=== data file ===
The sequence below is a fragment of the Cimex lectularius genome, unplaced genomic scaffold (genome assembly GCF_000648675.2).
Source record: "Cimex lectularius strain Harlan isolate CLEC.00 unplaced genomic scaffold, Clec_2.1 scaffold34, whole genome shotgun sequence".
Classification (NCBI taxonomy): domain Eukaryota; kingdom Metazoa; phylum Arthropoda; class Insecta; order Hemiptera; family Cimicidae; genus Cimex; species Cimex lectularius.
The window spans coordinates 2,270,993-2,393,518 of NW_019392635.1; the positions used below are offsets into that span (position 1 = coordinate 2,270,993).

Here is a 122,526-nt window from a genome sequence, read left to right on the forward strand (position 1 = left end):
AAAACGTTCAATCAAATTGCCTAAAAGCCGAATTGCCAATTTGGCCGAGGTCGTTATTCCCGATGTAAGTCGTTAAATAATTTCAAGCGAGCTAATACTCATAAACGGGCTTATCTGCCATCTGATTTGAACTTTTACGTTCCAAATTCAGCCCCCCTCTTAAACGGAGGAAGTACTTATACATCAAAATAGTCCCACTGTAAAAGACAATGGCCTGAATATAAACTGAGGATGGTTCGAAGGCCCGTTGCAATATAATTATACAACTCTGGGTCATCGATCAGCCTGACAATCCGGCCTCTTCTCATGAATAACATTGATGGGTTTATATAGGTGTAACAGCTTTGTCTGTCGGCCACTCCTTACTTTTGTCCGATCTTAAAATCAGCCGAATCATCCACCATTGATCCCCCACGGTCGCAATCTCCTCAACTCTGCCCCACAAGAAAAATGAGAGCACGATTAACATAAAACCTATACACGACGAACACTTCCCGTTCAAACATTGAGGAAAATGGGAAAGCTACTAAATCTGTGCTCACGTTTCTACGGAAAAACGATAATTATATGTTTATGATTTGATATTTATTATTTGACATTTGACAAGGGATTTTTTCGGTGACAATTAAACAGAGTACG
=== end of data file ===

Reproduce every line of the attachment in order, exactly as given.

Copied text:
The sequence below is a fragment of the Cimex lectularius genome, unplaced genomic scaffold (genome assembly GCF_000648675.2).
Source record: "Cimex lectularius strain Harlan isolate CLEC.00 unplaced genomic scaffold, Clec_2.1 scaffold34, whole genome shotgun sequence".
Classification (NCBI taxonomy): domain Eukaryota; kingdom Metazoa; phylum Arthropoda; class Insecta; order Hemiptera; family Cimicidae; genus Cimex; species Cimex lectularius.
The window spans coordinates 2,270,993-2,393,518 of NW_019392635.1; the positions used below are offsets into that span (position 1 = coordinate 2,270,993).

Here is a 122,526-nt window from a genome sequence, read left to right on the forward strand (position 1 = left end):
AAAACGTTCAATCAAATTGCCTAAAAGCCGAATTGCCAATTTGGCCGAGGTCGTTATTCCCGATGTAAGTCGTTAAATAATTTCAAGCGAGCTAATACTCATAAACGGGCTTATCTGCCATCTGATTTGAACTTTTACGTTCCAAATTCAGCCCCCCTCTTAAACGGAGGAAGTACTTATACATCAAAATAGTCCCACTGTAAAAGACAATGGCCTGAATATAAACTGAGGATGGTTCGAAGGCCCGTTGCAATATAATTATACAACTCTGGGTCATCGATCAGCCTGACAATCCGGCCTCTTCTCATGAATAACATTGATGGGTTTATATAGGTGTAACAGCTTTGTCTGTCGGCCACTCCTTACTTTTGTCCGATCTTAAAATCAGCCGAATCATCCACCATTGATCCCCCACGGTCGCAATCTCCTCAACTCTGCCCCACAAGAAAAATGAGAGCACGATTAACATAAAACCTATACACGACGAACACTTCCCGTTCAAACATTGAGGAAAATGGGAAAGCTACTAAATCTGTGCTCACGTTTCTACGGAAAAACGATAATTATATGTTTATGATTTGATATTTATTATTTGACATTTGACAAGGGATTTTTTCGGTGACAATTAAACAGAGTACG